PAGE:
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PHI 104 — The Philosophical Foundations of Artificial Intelligence

Quarter: Summer
Day(s): Thursdays
Course Format: On-campus course
Duration: 8 weeks
Date(s): Jun 29—Aug 17
Time: 7:00—8:50 pm
Drop Deadline: Jul 12
Unit: 1
Tuition: $355
Instructor(s): Forrest Hartman
Status: Open
Summer
On-campus course
Thursdays
7:00—8:50 pm
Date(s)
Jun 29—Aug 17
8 weeks
Drop By
Jul 12
1 Unit
Fees
$355
Instructor(s):
Forrest Hartman
Open
Attempts to create intelligent machines raise philosophical questions about the criteria for evaluating how intelligence, consciousness, and thinking could apply to machines of our own making. What is human thought? What is consciousness? What is intelligence? Can the dynamics of human thought be replicated? These are the fundamental questions that the field of artificial intelligence has to grapple with. In this course, students will explore the philosophical foundations of artificial intelligence. We will begin by considering the Turing Test, which modeled the brain as a computer, as a primitive way to evaluate intelligence. Considered too reductionist, the Turing Test soon lost favor as philosophers turned to suggesting a more phenomenological way of seeing the question, one which draws on Martin Heidegger and Maurice Merleau-Ponty and the concepts of “situation” and “embodiment.” The latest innovation in artificial intelligence, which is behind today’s self-driving cars, tries to incorporate the concerns of this phenomenological approach. Finally, we will discuss the warnings that a fully developed superintelligence, which would be many times more intelligent than we are, would constitute an existential threat.

Topics discussed will include John Searle’s Chinese Room Argument, the frame problem, and why the artificial intelligence project has not lived up to its expectations. Readings will include selections from What Computers Still Can’t Do by Hubert Dreyfus, Artificial Intelligence: The Very Idea by John Haugeland, Out of Our Heads by Alva Noë, The Mystery of Consciousness by John Searle, and Superintelligence by Nick Bostrom.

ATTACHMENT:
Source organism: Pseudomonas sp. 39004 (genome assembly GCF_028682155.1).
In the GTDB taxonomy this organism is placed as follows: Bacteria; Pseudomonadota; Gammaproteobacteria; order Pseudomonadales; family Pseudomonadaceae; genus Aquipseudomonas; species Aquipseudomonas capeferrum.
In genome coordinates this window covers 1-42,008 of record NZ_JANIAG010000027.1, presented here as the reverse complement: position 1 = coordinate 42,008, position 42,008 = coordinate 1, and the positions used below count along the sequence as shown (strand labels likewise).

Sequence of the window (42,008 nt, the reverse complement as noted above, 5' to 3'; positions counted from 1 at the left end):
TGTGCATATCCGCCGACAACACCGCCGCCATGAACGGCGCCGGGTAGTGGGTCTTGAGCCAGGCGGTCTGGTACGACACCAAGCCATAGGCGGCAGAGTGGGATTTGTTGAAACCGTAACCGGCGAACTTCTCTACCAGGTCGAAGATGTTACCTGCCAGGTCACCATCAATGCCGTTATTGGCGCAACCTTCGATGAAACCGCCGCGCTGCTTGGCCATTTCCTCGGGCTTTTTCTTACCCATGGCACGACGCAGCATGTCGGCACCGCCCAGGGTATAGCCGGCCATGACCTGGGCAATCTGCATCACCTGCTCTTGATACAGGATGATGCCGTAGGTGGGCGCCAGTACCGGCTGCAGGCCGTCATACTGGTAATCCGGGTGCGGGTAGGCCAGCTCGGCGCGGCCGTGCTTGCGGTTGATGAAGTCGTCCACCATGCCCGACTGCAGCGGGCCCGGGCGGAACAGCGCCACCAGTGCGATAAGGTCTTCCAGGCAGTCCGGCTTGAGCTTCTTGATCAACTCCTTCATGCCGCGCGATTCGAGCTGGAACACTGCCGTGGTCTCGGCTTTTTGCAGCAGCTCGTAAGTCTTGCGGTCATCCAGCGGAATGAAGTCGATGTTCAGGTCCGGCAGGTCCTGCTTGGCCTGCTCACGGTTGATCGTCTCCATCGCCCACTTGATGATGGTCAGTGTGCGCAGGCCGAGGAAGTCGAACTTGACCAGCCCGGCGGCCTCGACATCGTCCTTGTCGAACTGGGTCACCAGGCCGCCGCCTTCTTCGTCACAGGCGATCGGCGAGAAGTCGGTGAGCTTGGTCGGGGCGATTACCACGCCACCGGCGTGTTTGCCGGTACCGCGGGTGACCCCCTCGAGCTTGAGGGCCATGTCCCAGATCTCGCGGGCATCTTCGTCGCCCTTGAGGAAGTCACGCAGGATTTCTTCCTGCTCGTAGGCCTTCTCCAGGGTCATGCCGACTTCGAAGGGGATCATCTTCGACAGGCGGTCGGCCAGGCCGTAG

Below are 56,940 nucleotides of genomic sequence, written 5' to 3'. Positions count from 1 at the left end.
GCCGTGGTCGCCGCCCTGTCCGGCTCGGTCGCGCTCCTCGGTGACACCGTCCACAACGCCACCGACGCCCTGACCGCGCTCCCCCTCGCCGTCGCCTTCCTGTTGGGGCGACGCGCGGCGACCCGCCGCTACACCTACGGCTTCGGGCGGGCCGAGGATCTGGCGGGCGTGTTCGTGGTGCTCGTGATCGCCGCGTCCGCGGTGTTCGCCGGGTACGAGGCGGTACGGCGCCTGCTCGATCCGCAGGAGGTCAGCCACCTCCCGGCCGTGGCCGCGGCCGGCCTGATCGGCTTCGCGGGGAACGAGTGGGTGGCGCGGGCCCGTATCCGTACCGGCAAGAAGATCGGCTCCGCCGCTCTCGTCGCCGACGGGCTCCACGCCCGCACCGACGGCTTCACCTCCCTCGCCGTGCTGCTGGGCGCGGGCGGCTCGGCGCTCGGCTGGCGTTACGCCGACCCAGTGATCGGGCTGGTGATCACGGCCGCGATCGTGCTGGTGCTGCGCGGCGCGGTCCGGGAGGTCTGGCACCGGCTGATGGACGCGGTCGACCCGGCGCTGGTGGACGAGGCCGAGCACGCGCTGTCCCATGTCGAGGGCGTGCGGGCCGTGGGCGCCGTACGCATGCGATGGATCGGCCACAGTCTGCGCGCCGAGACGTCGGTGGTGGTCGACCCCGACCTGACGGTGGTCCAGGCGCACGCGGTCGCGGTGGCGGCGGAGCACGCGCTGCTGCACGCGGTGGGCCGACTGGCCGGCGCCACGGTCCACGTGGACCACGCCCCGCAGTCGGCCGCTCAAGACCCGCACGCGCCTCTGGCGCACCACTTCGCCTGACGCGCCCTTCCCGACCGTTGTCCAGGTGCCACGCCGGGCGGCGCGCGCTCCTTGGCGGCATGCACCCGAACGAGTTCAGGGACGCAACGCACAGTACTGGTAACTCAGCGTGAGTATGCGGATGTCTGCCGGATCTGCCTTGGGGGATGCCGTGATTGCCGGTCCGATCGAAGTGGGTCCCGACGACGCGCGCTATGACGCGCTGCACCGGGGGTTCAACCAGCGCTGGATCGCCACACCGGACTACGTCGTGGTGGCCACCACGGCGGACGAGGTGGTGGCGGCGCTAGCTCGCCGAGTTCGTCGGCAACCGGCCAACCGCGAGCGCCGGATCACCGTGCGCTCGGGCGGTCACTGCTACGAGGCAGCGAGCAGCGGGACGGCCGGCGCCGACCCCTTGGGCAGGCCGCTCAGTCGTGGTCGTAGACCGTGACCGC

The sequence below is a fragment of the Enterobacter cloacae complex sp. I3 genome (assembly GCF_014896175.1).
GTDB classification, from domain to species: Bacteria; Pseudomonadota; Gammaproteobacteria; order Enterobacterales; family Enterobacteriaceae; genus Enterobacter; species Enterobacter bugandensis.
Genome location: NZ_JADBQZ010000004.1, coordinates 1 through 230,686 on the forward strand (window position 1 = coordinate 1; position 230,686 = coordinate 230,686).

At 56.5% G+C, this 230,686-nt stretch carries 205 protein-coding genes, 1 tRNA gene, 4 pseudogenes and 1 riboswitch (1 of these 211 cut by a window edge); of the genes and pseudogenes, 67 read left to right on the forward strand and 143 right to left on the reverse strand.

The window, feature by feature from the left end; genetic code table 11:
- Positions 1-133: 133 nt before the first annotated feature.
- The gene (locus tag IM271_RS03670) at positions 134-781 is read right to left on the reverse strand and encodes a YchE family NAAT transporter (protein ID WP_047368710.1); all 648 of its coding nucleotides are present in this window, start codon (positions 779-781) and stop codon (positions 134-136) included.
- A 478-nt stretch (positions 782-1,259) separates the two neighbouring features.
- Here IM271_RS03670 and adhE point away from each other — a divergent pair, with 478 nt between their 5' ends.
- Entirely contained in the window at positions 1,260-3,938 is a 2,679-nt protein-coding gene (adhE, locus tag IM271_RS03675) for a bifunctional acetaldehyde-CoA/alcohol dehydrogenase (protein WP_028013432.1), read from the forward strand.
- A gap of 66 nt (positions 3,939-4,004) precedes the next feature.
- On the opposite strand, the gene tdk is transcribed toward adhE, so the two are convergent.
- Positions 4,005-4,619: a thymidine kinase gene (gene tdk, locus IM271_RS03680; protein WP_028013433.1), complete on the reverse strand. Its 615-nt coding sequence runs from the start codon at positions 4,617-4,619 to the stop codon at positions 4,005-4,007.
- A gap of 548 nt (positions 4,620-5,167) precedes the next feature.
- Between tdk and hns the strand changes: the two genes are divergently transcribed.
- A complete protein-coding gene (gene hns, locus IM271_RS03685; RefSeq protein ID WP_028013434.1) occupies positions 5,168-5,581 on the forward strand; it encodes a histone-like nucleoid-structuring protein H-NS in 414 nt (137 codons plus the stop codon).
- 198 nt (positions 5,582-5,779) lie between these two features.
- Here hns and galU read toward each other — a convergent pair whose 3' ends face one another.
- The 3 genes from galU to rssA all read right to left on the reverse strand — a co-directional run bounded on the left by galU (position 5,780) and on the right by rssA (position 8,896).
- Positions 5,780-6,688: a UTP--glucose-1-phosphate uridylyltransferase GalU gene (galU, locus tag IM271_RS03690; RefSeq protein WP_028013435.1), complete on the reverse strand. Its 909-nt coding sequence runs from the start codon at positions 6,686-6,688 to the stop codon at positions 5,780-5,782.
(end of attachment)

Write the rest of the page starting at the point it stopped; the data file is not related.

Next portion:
Forrest Hartman, Senior Adjunct Professor in Critical Studies, California College of the Arts

Forrest Hartman’s research interests are based in the history of ideas and cultural studies, especially the relationship between the sciences and the humanities. He received an MA in rhetoric/philosophy from UC Berkeley and a PhD in evolutionary biology from the University of Michigan.

Textbooks for this course:

(Required) Nick Bostrom, Superintelliigence: Paths, Dangers,Strategies (ISBN 978-0198739838)
(Required) Jerry Japlan, Artificial Intelligence: What Everyone Needs to Know (ISBN 978-0190602390)
(Required) Stuart M. Shieber, The Turing Test: Verbal Behavior as the Hallmark of Intelligence (ISBN 978-0262692939)
(Recommended) John R. Searle, Philosophy in a New Century: Selected Essays (ISBN 978-0521731584)
(Required) Alva Noe, Out of Our Heads: Why you are not your brain, and other lessons from the biology of consciousness, 1st (ISBN 978-0809016488)
(Recommended) Wendell Wallach, Moral Machines: Teaching Robots Right from Wrong (ISBN 978-0199737970)
DOWNLOAD THE PRELIMINARY SYLLABUS » (subject to change)